Despite the global pandemic, Green-Sports entrepreneurship has been thriving. Much of the new businesses and nonprofits are being led by women. GreenSportsBlog is launching an occasional series, “Women Green-Sports-Preneurs,” to highlight the inspiring new ventures and the women behind them.
To kick off the series, we talk with Sarah Wilkin, the British-born, Amsterdam-based founder of the Fly Green Alliance (FGA). Sarah’s startup is working to accelerate sustainable travel and accelerate the deployment of sustainable aviation fuel (SAF), one of the top solutions to reduce carbon across mobility. Sports will play a key role.
GreenSportsBlog: Sarah, I am so glad to talk with you about Fly Green Alliance because, per Project Drawdown, mass acceptance of sustainable aviation fuels would provide a big boost to global carbon emissions reduction. How did you come to the world of low carbon aviation fuel?
Sarah Wilkin: It’s quite a story, Lew! But in short, I moved to Amsterdam from London and took a job as Digital Program Director in a hotel chain. I decided to support the CSR team in my spare time as I thought we should be doing more work here and I also really liked it. It got me introduced to a lot of sustainability work, the world of waste and science. And I also met a chemist who inspired me to turn our hotel waste into biofuels.
Sarah Wilkin (Photo credit: Fly Green Alliance)
GSB: What about the environment and climate change; what was your interest there?
Sarah: Well, back then I’d call myself a lower-case “e” environmentalist. Climate change was definitely something I was getting more concerned about over time, especially as I have a friend working on the sustainable development goals at the UN. So, in 2018 I started to look into waste reduction in Amsterdam, the circular economy and impact projects. I worked on a project for The Student Hotel who had started a scholarship for students, and I thought who better to give this to than a sustainability student? It was through that project that I met Dr. Shiju Raveendran of the University of Amsterdam.
His research is in sustainable chemistry, specifically how to make aviation fuel from organic waste. I found out one of his projects was supporting the development of former Arsenal footballer Mathieu Flamini’s biochemical company, GF Biochemicals. Flamini was already a leader in green chemistry.
My work in food waste in Amsterdam had also gotten me in touch with restaurateurs who were looking to divert their waste. So, it made sense for us to connect and see how we could collaborate.
GSB: Flamini should be the subject of a documentary — he, along with his business partner, built GF Biochemicals while he was playing top level football. Amazing! So, what did you do to get Fly Green Alliance, pardon the pun, off the ground?
Sarah: Ha! Well before we got going, I had to learn more — much more — about climate and biofuel production. So, in 2018 I studied and met a lot of people, listened to sustainability podcasts, attended events in Brussels, climate conferences and networked. We weren’t off the ground until six months after we got the grant.
GSB: What did you learn?
Sarah: That we have major climate problems, we need to have a huge transition to green energy, that travel represents 25 percent of the global energy used and passenger numbers were growing fast which meant more emissions. That we have huge goals to meet to reduce those emissions but more flights were going to be taken, meaning even more emissions, so waste-to-fuel made a lot of sense to me, as it reduces emission by 80 percent over the life cycle. And because I also love to travel myself, it is a passion project and I think it’s really important for the future.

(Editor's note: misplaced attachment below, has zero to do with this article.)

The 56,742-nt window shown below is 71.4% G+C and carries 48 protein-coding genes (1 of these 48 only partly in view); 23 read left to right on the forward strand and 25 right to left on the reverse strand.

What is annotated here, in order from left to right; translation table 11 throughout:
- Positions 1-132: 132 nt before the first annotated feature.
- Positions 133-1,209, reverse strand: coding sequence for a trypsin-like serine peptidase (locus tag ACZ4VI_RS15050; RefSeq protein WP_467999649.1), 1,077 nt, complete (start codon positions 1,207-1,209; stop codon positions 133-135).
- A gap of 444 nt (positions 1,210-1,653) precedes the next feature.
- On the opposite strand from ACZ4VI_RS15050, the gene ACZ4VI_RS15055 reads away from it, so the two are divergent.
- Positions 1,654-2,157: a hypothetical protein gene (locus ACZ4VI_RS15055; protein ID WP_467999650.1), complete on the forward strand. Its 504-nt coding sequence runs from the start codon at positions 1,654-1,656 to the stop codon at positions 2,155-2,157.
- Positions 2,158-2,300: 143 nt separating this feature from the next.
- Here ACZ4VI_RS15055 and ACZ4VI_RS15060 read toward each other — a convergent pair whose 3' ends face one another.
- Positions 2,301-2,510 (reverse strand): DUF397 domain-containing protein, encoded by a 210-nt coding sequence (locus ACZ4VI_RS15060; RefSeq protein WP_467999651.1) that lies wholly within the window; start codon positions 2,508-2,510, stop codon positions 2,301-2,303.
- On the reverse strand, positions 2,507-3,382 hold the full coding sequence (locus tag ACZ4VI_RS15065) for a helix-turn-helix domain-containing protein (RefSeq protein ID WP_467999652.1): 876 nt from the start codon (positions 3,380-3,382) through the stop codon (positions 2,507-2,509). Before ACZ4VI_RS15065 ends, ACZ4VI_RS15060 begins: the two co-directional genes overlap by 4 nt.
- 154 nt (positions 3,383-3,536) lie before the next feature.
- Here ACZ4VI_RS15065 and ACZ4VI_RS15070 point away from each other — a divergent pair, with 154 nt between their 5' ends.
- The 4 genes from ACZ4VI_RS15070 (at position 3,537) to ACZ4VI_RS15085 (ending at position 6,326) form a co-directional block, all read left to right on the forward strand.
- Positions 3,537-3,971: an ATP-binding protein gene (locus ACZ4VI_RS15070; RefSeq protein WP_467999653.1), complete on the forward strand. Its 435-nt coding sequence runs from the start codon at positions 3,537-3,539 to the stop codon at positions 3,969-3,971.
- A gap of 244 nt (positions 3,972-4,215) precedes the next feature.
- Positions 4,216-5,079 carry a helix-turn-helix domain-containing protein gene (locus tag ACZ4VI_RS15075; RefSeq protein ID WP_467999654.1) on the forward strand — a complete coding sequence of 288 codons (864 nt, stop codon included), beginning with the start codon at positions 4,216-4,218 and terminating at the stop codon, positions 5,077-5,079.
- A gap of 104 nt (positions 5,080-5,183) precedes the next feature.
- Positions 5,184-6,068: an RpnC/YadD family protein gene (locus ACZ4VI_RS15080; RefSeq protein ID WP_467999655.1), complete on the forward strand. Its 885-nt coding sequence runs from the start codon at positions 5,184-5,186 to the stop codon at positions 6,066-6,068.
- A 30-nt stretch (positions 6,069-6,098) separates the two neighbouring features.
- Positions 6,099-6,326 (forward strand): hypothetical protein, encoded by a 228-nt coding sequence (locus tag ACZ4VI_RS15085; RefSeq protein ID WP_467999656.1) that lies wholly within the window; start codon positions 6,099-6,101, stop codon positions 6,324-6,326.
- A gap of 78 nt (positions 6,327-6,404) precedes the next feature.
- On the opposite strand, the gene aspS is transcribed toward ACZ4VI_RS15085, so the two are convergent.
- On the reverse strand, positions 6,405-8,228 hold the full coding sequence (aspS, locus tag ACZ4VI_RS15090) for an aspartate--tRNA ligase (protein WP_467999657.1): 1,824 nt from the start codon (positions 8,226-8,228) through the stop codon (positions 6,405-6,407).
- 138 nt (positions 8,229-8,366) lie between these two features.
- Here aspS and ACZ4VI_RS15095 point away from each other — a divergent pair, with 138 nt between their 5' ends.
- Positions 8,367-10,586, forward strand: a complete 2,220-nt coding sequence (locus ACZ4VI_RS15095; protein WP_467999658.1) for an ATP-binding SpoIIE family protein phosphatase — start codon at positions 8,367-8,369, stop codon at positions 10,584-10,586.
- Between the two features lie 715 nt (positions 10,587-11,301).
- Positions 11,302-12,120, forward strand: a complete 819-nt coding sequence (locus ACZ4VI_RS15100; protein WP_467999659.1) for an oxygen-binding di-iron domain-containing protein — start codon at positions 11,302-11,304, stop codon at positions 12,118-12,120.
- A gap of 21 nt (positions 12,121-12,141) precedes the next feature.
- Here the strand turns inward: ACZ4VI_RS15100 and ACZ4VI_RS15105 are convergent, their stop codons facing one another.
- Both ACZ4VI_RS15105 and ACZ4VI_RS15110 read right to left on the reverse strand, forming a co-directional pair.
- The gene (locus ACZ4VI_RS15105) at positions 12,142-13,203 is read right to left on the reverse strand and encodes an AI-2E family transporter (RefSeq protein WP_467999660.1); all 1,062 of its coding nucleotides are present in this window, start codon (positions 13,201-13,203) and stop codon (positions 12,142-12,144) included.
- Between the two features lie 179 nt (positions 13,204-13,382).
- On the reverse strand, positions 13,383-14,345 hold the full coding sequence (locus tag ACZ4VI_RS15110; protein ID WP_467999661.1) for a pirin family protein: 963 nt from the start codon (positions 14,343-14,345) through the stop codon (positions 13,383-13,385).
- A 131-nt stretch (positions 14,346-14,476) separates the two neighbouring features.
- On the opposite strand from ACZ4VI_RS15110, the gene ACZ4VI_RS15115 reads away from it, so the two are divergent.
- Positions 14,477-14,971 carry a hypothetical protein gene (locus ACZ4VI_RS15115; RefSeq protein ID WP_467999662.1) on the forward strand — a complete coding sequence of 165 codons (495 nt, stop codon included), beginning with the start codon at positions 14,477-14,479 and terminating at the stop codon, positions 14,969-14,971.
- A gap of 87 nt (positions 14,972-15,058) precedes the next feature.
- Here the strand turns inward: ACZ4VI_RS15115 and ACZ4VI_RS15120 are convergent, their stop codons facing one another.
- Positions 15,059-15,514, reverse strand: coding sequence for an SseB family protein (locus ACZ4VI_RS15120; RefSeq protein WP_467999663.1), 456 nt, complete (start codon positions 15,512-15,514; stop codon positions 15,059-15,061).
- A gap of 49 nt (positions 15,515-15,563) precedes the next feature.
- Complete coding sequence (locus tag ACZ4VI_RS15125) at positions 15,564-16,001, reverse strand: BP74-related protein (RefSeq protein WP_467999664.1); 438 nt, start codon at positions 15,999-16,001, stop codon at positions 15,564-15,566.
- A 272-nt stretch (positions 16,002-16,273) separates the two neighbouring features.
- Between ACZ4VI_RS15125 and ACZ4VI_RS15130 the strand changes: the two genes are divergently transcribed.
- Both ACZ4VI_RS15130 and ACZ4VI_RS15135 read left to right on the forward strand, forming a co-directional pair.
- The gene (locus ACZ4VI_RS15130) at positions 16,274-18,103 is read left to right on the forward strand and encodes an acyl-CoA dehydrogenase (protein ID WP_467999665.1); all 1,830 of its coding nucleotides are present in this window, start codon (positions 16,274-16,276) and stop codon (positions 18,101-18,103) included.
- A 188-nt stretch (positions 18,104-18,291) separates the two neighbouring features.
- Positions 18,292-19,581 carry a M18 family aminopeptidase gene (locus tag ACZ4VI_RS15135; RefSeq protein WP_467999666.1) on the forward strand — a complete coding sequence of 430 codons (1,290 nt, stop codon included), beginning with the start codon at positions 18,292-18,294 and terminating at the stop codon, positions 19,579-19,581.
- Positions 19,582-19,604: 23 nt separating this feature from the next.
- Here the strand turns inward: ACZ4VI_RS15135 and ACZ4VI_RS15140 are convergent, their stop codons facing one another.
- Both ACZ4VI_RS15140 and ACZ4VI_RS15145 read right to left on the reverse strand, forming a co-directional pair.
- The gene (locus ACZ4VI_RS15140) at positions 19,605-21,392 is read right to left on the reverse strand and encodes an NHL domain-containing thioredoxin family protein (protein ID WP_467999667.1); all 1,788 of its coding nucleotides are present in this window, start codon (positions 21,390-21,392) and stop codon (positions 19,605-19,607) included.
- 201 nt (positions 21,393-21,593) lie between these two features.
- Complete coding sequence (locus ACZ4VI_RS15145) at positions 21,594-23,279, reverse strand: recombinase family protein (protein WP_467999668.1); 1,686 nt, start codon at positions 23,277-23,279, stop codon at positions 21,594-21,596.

As I dove into that topic, I learned that the technologies are basically there but that policies to promote their adoption largely weren’t in place. And consumer awareness was nowhere near where it needs to be.
Dr. Shiju Raveendran (Photo credit: Jet Fuel From Waste)
GSB: In other words, there was lots of work to do…
Sarah: Yes! I also could see it wasn’t mainstream or popular to be into climate action and thought about how to change that.
And so, I applied for a grant through Booking.com with the University of Amsterdam to do two things —
- Build a consortium to advance the science of low carbon aviation fuel, and,
- Develop Fly Green Alliance, build its awareness, work to develop a program to show what sustainable travel is, enter into partnerships which will help build demand for low carbon aviation fuel and work on the energy transition which we need to happen by 2030.
GSB: That is quite an agenda. Did you get the grant?
Sarah: We got the grant for €150,000 in December 2018! And I launched FGA in May of 2019 as a social enterprise that develops projects to advance sustainable aviation fuel production and programs to advance sustainable travel adoption. Building green travel programs, as well as increasing public awareness of, and demand for sustainable aviation fuel, which was and is extremely low, are also crucial parts of our work.
GSB: How does sports fit in? And what was your involvement in sports before Fly Green Alliance, if any?
Sarah: I always knew the power of sport as a real driver for change and play sport a lot. My Dad has a downhill mountain bike event in Yorkshire which I work at so I love events and getting involved. I’ve also worked for adidas and volunteered with Favela United, an NGO working on football and social projects in Mozambique.
UEFA invited me to Brussels to a green sports event back in 2019 where I met Tiberio Daddi, the Project Director from Life Tackle, eventually becoming a sustainability consultant with them, and then there I could bring together sport and sustainable travel.
GSB: What is Life Tackle?